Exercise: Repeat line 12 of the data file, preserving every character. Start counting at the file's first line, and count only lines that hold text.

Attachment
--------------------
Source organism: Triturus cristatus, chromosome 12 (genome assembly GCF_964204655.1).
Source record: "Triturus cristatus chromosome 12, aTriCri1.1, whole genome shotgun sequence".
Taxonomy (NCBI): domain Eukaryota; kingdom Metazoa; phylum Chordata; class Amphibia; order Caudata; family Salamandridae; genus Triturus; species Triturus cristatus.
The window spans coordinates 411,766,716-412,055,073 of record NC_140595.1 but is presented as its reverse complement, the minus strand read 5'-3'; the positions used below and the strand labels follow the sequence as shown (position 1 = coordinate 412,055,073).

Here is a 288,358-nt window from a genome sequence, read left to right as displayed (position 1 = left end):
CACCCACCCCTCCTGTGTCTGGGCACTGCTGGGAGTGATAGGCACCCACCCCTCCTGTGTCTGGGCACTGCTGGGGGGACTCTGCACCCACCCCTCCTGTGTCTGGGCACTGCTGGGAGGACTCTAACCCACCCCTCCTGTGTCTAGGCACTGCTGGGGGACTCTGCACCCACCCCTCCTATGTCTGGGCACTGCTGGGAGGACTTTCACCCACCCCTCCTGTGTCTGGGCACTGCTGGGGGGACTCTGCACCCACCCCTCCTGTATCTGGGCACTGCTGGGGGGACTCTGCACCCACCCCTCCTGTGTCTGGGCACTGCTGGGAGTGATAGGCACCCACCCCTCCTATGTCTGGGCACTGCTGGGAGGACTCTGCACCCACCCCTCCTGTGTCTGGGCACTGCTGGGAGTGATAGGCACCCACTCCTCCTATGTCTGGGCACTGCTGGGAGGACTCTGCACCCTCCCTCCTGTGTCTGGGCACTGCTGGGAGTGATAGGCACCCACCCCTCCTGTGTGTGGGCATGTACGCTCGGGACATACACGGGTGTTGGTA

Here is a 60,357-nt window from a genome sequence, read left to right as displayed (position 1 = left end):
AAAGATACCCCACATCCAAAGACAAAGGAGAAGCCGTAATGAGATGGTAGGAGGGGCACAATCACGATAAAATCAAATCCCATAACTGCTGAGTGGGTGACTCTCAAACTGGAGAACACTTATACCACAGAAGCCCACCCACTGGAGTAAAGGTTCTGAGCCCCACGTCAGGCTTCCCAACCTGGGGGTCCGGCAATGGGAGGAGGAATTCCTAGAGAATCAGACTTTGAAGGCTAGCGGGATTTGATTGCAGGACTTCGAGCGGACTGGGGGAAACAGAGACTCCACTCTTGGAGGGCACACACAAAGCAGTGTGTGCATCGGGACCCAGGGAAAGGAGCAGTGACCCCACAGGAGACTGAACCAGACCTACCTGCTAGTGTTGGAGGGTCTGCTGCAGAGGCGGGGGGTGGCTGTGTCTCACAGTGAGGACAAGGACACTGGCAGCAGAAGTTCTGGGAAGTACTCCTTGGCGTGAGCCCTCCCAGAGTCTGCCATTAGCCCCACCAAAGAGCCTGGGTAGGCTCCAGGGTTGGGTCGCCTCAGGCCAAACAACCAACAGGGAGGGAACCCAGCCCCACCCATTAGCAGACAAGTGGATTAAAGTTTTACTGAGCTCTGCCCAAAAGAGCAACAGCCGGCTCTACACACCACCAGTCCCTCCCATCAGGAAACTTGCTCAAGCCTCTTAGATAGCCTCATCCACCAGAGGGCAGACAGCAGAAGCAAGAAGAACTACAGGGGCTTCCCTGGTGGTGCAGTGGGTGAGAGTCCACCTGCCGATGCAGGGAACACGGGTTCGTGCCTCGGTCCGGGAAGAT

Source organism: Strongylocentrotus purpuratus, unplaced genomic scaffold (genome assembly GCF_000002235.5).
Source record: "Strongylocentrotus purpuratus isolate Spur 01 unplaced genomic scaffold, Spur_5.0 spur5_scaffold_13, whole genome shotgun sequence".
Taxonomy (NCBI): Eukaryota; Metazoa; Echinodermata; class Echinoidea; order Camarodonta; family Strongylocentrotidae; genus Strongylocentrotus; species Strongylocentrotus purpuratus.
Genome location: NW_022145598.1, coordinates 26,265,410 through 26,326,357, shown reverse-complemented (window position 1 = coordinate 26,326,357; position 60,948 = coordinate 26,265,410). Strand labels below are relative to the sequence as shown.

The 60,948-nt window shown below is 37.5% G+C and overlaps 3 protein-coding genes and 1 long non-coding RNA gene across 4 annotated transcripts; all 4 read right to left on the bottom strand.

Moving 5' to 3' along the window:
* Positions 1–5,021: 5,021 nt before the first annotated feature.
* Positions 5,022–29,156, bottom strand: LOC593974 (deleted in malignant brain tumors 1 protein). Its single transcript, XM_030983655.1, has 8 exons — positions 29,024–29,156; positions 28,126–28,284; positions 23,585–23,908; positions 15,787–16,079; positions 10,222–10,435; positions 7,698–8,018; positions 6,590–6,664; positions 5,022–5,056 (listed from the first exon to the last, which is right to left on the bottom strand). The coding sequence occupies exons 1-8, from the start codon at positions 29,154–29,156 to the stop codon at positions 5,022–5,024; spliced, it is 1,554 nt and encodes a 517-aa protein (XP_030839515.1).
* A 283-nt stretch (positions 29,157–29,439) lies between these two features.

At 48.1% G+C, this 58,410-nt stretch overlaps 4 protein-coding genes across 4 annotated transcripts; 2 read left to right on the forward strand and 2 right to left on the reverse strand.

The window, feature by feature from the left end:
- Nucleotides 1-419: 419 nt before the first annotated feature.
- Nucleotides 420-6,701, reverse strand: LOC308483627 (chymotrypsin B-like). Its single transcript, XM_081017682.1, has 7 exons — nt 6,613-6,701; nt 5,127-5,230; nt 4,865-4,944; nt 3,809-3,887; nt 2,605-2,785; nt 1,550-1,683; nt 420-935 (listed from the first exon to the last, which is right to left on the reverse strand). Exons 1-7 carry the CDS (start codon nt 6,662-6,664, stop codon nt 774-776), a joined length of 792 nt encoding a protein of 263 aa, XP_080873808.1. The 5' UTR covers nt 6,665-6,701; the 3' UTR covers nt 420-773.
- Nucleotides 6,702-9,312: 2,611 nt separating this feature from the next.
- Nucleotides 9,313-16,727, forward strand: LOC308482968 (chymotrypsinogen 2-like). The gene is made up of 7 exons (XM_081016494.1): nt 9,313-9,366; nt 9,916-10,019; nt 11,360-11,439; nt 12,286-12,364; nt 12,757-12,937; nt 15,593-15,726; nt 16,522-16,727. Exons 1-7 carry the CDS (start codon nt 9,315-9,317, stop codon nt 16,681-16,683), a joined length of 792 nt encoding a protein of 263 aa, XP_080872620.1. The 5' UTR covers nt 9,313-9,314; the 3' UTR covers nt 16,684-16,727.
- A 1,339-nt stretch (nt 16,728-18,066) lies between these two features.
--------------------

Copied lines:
Genome location: NW_022145598.1, coordinates 26,265,410 through 26,326,357, shown reverse-complemented (window position 1 = coordinate 26,326,357; position 60,948 = coordinate 26,265,410). Strand labels below are relative to the sequence as shown.